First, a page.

The Black experience in fashion is unique. For me it is service-oriented and inextricably linked to my life as a Black woman working to realize my full potential. It is imperative that the fashion industry work to advance racial equity and economic empowerment by supporting our businesses. There must be parity in opportunities and income in exchange for the dollars we spend and the cultural influence we provide to the industry.

Do you have a mentor, formal or informal? What role have they played for you?

That would be my close friend and fashion entrepreneur Audrey Smaltz. She is a true grande dame and has taught me a lot by the example of a life fully lived. Audrey is legendary and perhaps best known for being the commentator of the Ebony Fashion Fair: the longest running worldwide traveling fashion show. She is also a genius entrepreneur and founded the first backstage dressing company, The Ground Crew. She started her business mid-life, just like I’ve started OULA in middle age.


Audrey has taught me to have full confidence in my talents because as you age you can use your experience to execute successfully. It’s all about self belief and perseverance. The fashion business is tough and while moments of it are supremely glamorous, it’s important not to get caught up in the hype. It will just distract you from the real work. I listen to Audrey. She is the voice in my head. I cannot stress enough the importance of listening to your elders. They have much wisdom to share and one can avoid missteps and heartbreak if you just listen.

Do you have items, photos or mementos on your desk that inspire you each day? What are they?

My mother has been my biggest inspiration and there is a photo of her and I in my studio that I look at all the time. Dorothy Najla Muhammad was very creative. I grew up in the 70s and came of age in the 80s so I’m hugely inspired by the popular culture of that time and the graphic touch points that my mom embraced. She was very cool. I remember when she sponge painted our powder room with red and black paint; when everyone else had carpet, she chose to expose our terrazzo floors; she shunned her crockpot and would make us shrimp fried rice for dinner; her record collection was unparalleled. She wore Opium perfume and her aunt’s vintage jewelry. My mother had a feel for what was groovy and knew how to live.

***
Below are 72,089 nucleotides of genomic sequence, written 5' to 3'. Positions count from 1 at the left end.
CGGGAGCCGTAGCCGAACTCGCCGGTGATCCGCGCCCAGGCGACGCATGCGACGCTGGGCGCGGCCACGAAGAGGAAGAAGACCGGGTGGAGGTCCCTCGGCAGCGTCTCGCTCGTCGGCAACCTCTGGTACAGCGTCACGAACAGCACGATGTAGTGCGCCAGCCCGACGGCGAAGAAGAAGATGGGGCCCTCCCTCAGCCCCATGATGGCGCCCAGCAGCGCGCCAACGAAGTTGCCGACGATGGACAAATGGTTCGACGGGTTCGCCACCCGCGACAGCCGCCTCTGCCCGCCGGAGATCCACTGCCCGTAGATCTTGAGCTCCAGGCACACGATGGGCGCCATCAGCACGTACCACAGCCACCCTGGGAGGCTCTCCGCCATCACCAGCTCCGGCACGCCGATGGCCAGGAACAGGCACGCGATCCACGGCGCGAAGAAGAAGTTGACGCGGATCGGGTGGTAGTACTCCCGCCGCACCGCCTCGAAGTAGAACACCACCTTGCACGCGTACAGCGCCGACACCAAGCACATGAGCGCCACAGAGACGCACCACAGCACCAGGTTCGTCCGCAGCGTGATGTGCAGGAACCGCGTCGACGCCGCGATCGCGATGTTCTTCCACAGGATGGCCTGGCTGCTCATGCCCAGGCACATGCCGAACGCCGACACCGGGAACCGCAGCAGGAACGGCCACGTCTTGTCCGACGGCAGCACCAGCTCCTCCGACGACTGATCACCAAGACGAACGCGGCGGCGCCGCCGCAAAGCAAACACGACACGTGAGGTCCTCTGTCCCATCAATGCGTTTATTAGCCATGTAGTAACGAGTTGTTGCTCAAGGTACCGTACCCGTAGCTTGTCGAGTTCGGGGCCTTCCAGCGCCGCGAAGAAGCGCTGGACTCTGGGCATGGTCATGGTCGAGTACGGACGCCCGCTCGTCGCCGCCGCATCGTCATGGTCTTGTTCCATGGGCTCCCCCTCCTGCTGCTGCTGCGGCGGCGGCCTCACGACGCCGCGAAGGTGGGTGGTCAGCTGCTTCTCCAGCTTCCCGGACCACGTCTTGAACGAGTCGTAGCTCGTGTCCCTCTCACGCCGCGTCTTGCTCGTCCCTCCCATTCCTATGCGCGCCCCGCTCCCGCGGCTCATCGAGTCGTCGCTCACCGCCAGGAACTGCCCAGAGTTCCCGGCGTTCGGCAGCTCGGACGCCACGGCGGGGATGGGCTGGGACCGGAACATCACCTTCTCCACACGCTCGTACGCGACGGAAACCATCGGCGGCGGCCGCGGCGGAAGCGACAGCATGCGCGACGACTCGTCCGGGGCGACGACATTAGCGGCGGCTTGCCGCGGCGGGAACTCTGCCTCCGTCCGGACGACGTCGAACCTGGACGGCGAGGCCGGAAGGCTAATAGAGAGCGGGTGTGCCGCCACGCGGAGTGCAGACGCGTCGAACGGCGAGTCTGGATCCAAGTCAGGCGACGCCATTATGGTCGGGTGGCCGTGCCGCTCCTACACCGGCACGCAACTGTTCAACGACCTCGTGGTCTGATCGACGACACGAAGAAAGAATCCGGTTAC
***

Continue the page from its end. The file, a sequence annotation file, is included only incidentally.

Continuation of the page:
Do you have any advice for other women who are getting started in business?

Be sure to take care of yourself! Personal energy management is key. Make self-care a priority and try not to feel guilty about that. When I’m compassionate and gentle with myself, I can operate at a higher creative frequency and there is freedom in that.

If a journalist were to write a headline about you/your business, what would it be?

Actually WWD’s West Coast Executive Editor wrote it and she was spot on: “ Erika Dalya Massaquoi has gone from curating and teaching fashion, as the former assistant dean of the School of Art and Design at FIT New York, to living it as the founder of The OULA Company.”

Is there a non-profit or other social/mission-oriented business that your business supports? Can you tell us about this?

Our social purpose and contribution to the community is informed by the practice of having all our garments handcrafted and Made in the USA in an effort to support American-made fashion and design practitioners locally. OULA is committed to art being used as a catalyst for economic development and it also adds visual and cultural diversity to what “American heritage” style means. Domestic manufacturing and using deadstock materials also reduce our environmental impact. OULA also designs for circularity. I view the products as pieces of art and I want them to live in your closet for a very long time—it’s all about product longevity. Because we import the fabrics that we use, my team and I are working on a carbon emissions partnership where OULA plants one tree for each dress sold. 

Thank you, Erika Dalya Massaquoi, for sharing your advice and journey with the WMarketplace!

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Launched in 2020, TheWMarketplace is a nationwide e-commerce marketplace for women-owned businesses to sell their products and professional and personal services. Offering favorable terms to its sellers, it also is a supportive community of women entrepreneurs that have access to learning opportunities through the trademarked HER-Commerce™ programs. With over 500 women-owned businesses selling 4000+ products and services ranging from home goods to coaching, in over 35 states, TheWMarketplace empowers shoppers with a new way to find the communities they want to support, including Black-woman owned, Latina-owned, AAPI-owned, Veteran woman-owned, and more. The Her Story Q&A is one benefit ThWMarketplace provides to sellers.